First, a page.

• Marijuana question argued from opposite sides
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     | October 05,2013
     

    CASTLETON — Robert Stutman and Steven Hager have been debating the legalization of marijuana for more than a decade. One of the few things they agree on: Those arrested for marijuana use should not be incarcerated.

    Stutman, a former Drug Enforcement Administration agent, and Hager, a former editor of High Times, went head to head Thursday night in “Marijuana Debate: Heads vs. Feds” in front of hundreds of Castleton State College students.

    Hager argued for recreational marijuana usage. He said medical marijuana helps with the symptoms of many diseases, including glaucoma and epilepsy. Marijuana is considered a Schedule 1 drug by the federal government, meaning it has no medicinal value.

    “That’s the equivalent of standing in a hurricane and having the government tell us the wind ain’t blowin’,” he said.

    The rise of prescription drug use sends the message that it’s “OK to get high, as long as you take the right medicine,” Hager said.

    He also discussed the economic impact of hemp, which is used in more than 20,000 products, and how the purchase of illegal marijuana contributes to corruption in society.

    The last reason, one he said many don’t understand, is a personal one: Marijuana is part of his “culture.”

    Stutman’s culture is different, though; it involves murders and meetings with late Mafia boss John Gotti.

    The pair have traveled through different walks of life, but agree on one thing.

    “The stupidest government policy is putting people in prison for the use of a drug,” Stutman said.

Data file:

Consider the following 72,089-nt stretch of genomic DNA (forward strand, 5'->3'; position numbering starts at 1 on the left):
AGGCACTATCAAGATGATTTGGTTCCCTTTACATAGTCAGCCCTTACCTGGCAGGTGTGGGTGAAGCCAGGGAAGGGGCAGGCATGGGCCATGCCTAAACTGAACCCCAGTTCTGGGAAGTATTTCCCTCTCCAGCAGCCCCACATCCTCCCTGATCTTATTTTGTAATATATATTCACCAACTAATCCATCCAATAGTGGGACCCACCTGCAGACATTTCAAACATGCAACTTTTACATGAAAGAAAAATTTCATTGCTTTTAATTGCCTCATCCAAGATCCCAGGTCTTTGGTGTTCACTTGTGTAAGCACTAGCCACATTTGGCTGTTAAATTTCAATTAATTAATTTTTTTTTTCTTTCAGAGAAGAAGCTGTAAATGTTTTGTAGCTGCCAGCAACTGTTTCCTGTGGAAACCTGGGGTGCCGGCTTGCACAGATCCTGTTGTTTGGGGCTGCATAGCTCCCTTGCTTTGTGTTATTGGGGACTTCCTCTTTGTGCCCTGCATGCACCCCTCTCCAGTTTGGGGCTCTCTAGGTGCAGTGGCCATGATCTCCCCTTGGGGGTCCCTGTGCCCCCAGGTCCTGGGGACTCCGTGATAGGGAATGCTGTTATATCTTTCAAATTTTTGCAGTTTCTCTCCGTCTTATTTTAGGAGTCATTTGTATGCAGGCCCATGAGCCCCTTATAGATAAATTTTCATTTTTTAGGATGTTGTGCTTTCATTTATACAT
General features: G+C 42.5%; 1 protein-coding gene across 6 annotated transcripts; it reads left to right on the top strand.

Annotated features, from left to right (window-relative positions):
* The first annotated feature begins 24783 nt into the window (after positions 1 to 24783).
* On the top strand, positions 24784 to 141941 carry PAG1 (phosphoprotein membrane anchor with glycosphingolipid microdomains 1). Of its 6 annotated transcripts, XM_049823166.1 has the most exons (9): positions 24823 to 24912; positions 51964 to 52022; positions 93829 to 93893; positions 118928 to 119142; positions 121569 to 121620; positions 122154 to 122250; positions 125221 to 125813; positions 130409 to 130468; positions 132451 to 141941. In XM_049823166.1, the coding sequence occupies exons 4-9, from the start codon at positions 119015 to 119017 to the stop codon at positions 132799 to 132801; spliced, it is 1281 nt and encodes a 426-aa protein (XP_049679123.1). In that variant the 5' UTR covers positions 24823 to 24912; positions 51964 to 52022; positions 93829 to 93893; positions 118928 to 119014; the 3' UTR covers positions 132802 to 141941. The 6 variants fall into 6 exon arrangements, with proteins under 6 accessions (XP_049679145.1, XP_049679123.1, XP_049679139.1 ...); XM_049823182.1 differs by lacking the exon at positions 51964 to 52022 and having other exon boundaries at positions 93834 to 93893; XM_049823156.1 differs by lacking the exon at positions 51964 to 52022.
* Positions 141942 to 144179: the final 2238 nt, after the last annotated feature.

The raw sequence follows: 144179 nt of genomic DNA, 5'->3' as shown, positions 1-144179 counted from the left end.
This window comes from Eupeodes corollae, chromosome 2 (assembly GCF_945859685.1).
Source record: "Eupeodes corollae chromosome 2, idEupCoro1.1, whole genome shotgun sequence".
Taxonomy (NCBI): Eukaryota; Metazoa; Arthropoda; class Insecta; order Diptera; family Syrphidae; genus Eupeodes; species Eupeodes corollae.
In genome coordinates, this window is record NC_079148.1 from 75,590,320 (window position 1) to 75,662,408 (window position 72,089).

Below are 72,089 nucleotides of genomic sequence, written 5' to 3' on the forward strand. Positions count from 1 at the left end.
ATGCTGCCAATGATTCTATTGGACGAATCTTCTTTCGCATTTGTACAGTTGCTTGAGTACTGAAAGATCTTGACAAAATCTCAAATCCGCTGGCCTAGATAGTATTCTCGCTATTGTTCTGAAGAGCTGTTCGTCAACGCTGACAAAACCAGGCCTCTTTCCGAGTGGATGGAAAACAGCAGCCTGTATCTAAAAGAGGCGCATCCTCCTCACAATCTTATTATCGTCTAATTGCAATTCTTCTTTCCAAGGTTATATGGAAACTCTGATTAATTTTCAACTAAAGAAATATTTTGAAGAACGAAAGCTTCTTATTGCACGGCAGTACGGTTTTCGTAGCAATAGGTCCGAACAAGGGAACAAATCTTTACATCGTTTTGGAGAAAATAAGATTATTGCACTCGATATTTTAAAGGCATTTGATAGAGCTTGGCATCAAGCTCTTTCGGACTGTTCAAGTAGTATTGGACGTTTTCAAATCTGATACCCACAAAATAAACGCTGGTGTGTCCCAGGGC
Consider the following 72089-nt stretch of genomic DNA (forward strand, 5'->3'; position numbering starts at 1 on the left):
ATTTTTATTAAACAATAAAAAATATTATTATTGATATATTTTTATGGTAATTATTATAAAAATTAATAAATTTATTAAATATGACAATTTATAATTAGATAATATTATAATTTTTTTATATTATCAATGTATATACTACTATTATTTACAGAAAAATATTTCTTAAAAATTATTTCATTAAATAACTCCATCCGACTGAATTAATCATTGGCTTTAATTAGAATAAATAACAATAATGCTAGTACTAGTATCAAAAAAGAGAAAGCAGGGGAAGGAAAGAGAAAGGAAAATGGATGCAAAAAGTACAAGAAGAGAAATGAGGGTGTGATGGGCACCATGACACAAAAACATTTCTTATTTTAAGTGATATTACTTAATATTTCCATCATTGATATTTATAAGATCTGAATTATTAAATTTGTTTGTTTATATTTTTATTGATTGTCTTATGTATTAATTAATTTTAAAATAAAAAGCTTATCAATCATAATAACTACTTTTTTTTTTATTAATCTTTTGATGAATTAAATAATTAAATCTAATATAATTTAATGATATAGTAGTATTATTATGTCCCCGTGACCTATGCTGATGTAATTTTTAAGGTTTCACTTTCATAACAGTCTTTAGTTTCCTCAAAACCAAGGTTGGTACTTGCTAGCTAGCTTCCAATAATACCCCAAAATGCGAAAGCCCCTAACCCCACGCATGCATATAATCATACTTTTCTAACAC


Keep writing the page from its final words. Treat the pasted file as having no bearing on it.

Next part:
In his argument Hager, too, also discussed the impact that incarceration has on individuals.

    “It’s taking someone who could have been a productive member of society and turned them into a vicious animal,” he said.

    While Hager said growing marijuana for medical use helps in the long run, Stutman said the lack of regulation would be detrimental.

    “Of the 4,000 medicines, name one you’re allowed to grow?” he asked.

    While hemp and medical marijuana are good ideas, Stutman said, those aren’t the major reasons the public supports legalization.

    “Most Americans do not give a damn about hemp,” he said. “Most Americans do not give a damn about medical marijuana. Most individuals who want marijuana legal want it legal because it’s their intoxicant of choice.”

    Stutman also pointed to the dangers of driving under the influence and the fact that marijuana may be natural, but that it “doesn’t mean it’s good.”

    Both men agreed on the dangers and health risks associated with smoking, whatever is in the cigarette.

    “I tell my kids, ‘Please don’t smoke anything. Vaporize it, drink it in tea or eat it in brownies,’” said Hager as the students clapped and whistled.

    The debate ended with Hager making Stutman an offer to go to the “Cannabis Cup,” an annual marijuana festival he founded in Amsterdam.

    Stutman, who said he has never used marijuana, declined the offer.

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